Goddess Green Tara in Green Color (Tibetan Buddhist Deity)

The human need to seek help in difficult moments makes Tara a very important deity, since believers know that they can count on her even in the most difficult moments, because with her help and protection they can face the Samsara: the cycle of life, death and resurrection as well as the suffering present in this concept. Tara is open to all believers, which unlike other expressions within Buddhism can only be venerated by monks and to connect with her meditation and prayer are necessary, since it is the tool through which she benefits those who come to her. For them it is necessary to establish a relationship of trust with her, to open up to her with the mind and the heart

The 8 Great Fears

Day by day we face situations that can be difficult, these moments of tension put us to the test and many times we succumb to them, which can have an impact on our emotions. Buddhist philosophy defines this as the 8 great fears or eight obscurations and it is the Green Tara who can help us deal with these problems by enlisting her help.

Goddess Green Tara -Tibetan Buddhist

These fears are symbolically represented and are: Lions (pride), elephants (ignorance), fire (anger), snakes (jealousy and envy), thieves (wrong views), bondage (greed), demons (doubts), and floods (desire and attachment). As humans many times we succumb to these acts that we must avoid, however many times it is not easy and it is there that Tara helps us with her mercy, because she knows that we are beings capable of suffering and she extends her hand towards peace and goes to the call of Buddhists when they pray or meditate to help them cope with any uncertainties.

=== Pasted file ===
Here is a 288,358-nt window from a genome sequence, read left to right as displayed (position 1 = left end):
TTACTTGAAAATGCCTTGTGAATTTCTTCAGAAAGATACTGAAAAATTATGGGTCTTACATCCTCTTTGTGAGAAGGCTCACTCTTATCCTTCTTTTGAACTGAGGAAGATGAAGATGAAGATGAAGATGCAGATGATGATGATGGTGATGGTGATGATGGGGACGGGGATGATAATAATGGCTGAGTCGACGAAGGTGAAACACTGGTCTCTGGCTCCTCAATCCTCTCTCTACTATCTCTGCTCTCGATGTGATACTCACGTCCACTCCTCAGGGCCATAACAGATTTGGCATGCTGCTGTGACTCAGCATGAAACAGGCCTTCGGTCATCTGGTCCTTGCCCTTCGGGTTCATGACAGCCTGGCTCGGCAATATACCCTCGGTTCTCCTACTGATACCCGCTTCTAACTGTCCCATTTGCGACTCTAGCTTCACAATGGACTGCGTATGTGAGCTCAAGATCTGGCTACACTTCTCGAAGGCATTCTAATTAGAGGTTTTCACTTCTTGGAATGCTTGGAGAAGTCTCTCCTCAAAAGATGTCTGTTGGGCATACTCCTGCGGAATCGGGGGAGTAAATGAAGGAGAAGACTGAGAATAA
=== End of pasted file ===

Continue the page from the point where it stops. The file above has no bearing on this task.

Buddhists have different ways of invoking Tara, methods that can be very different depending on the country in question since it must be remembered that Buddhism covers an important part of the Asian continent. However, if Tara is known for something, it is because of the devotion that Buddhists feel towards her and therefore they have elaborated a traditional prayer known as Praises to the Twenty-One Taras in which they offer 21 verses composed of a specific mantra to honor the mother of Buddhists. But in particular there is a very special verse that is recited by the believers in the Green Tara: “Om tare tuttare ture soha” which literally means “Om O Tara, I pray O Tara, O Swift One, So Be It”, “Om” Is a sacred mantra within Buddhism and Hinduism.